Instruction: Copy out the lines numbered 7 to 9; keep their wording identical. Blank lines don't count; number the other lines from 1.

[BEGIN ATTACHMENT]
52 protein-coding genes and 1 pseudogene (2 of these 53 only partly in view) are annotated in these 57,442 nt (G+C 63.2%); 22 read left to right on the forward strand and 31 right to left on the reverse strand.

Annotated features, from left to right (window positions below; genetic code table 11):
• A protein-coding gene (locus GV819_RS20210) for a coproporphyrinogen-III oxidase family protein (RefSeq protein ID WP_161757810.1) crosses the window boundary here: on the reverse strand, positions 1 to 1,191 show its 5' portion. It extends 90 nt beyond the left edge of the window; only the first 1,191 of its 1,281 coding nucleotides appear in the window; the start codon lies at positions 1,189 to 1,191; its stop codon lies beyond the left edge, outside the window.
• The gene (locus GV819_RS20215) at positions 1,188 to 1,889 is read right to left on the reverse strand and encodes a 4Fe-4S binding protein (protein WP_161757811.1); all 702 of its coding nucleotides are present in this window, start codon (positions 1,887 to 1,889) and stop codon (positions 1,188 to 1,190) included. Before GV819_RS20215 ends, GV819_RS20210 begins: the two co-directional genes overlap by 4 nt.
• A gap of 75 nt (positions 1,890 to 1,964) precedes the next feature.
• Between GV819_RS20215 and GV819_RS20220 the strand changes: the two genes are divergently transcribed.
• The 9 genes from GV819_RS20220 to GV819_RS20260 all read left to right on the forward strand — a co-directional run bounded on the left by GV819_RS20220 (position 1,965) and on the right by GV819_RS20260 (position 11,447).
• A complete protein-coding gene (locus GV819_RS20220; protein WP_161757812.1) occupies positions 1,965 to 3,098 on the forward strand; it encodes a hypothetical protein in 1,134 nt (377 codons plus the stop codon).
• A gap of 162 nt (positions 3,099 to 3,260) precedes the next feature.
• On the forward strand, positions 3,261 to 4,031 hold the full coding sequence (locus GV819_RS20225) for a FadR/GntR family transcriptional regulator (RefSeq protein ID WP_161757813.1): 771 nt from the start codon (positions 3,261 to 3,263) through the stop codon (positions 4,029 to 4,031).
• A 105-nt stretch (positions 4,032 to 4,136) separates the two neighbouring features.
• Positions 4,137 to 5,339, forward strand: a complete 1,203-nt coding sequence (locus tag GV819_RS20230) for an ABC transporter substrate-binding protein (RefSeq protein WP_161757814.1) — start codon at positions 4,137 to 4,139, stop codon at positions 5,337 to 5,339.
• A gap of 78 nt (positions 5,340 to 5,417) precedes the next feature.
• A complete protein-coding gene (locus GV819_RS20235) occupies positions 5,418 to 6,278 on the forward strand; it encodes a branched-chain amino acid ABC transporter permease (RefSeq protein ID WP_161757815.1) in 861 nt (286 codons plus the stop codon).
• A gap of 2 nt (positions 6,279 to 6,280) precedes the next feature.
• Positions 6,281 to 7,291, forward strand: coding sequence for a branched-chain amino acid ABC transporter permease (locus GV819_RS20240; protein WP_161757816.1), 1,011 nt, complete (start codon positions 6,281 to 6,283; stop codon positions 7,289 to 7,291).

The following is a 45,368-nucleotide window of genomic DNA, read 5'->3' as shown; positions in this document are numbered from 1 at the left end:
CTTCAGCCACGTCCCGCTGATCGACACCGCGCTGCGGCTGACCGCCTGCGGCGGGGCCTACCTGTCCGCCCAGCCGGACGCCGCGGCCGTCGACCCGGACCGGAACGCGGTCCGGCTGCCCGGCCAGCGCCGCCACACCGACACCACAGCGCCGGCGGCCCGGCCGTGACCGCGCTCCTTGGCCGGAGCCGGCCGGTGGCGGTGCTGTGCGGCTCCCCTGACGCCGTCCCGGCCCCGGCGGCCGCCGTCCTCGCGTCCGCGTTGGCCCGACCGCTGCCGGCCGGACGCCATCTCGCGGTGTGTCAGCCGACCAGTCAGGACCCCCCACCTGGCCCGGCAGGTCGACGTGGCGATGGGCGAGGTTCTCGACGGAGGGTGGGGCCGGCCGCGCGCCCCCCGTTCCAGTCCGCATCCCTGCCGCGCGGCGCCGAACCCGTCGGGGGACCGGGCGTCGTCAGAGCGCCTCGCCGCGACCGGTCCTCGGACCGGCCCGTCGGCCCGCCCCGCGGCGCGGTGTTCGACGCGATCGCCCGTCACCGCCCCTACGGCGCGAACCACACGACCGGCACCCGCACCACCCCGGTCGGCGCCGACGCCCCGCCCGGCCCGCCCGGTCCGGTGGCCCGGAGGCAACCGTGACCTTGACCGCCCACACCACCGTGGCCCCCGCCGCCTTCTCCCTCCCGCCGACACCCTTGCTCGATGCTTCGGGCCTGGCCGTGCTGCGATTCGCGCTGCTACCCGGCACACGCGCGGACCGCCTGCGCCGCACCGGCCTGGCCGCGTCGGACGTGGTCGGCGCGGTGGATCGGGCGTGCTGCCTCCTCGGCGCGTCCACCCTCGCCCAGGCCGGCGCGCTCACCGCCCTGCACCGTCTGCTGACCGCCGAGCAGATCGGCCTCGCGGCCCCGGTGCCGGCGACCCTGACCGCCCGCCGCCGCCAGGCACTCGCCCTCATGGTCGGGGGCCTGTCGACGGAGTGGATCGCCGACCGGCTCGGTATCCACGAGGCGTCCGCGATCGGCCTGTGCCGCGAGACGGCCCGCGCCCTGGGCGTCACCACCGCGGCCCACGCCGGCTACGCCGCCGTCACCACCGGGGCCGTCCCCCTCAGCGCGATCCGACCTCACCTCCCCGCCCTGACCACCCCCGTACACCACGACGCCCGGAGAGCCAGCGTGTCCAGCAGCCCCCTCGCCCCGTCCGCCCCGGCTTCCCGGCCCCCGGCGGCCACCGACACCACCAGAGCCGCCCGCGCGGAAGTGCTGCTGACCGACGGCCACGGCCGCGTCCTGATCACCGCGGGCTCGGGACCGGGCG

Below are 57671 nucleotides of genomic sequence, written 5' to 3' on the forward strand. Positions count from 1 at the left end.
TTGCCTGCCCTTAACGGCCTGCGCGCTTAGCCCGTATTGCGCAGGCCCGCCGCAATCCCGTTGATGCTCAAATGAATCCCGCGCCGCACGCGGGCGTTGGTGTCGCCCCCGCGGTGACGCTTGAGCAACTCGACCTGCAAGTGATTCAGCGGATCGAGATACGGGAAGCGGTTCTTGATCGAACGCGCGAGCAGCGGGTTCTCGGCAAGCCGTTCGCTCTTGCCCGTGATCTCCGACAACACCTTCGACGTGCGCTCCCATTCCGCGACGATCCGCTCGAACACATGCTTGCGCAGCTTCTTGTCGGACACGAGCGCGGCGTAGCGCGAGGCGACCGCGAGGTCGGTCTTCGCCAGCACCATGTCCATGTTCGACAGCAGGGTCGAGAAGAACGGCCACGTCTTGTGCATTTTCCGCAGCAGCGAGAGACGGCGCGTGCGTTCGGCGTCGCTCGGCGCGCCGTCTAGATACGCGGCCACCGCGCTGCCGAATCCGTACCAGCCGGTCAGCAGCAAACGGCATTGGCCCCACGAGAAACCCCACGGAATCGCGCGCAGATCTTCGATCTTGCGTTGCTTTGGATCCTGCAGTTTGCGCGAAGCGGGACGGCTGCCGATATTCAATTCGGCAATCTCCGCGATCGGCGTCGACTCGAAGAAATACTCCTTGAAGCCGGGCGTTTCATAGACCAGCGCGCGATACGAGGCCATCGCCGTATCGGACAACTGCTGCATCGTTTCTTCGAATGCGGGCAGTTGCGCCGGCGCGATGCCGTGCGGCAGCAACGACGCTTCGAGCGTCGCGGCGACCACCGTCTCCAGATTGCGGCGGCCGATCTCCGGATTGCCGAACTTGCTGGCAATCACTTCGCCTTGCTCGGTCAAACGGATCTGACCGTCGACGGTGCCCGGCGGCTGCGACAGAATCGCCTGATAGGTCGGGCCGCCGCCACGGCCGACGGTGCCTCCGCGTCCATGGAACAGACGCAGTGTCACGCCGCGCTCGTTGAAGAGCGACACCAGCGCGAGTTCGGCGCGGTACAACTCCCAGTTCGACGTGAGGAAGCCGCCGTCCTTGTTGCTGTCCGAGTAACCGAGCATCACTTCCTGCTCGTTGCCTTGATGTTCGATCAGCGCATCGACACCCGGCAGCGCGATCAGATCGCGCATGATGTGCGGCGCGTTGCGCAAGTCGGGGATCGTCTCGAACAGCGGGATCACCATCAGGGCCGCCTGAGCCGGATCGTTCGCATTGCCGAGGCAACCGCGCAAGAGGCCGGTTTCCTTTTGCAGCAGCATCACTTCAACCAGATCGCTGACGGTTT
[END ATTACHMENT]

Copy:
• The 9 genes from GV819_RS20220 to GV819_RS20260 all read left to right on the forward strand — a co-directional run bounded on the left by GV819_RS20220 (position 1,965) and on the right by GV819_RS20260 (position 11,447).
• A complete protein-coding gene (locus GV819_RS20220; protein WP_161757812.1) occupies positions 1,965 to 3,098 on the forward strand; it encodes a hypothetical protein in 1,134 nt (377 codons plus the stop codon).
• A gap of 162 nt (positions 3,099 to 3,260) precedes the next feature.